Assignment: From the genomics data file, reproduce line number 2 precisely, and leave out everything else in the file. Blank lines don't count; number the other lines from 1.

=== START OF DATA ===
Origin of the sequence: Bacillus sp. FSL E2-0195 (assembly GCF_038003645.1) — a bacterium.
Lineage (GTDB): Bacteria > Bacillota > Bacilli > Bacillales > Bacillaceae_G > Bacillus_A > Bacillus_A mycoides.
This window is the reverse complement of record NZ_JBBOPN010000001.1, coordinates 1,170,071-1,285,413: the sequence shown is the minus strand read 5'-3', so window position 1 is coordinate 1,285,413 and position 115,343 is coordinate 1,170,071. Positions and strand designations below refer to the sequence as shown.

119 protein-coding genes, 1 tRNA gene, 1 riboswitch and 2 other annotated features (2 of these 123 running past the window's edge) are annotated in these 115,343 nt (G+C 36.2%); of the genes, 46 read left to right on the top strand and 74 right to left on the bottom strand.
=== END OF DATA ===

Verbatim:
Lineage (GTDB): Bacteria > Bacillota > Bacilli > Bacillales > Bacillaceae_G > Bacillus_A > Bacillus_A mycoides.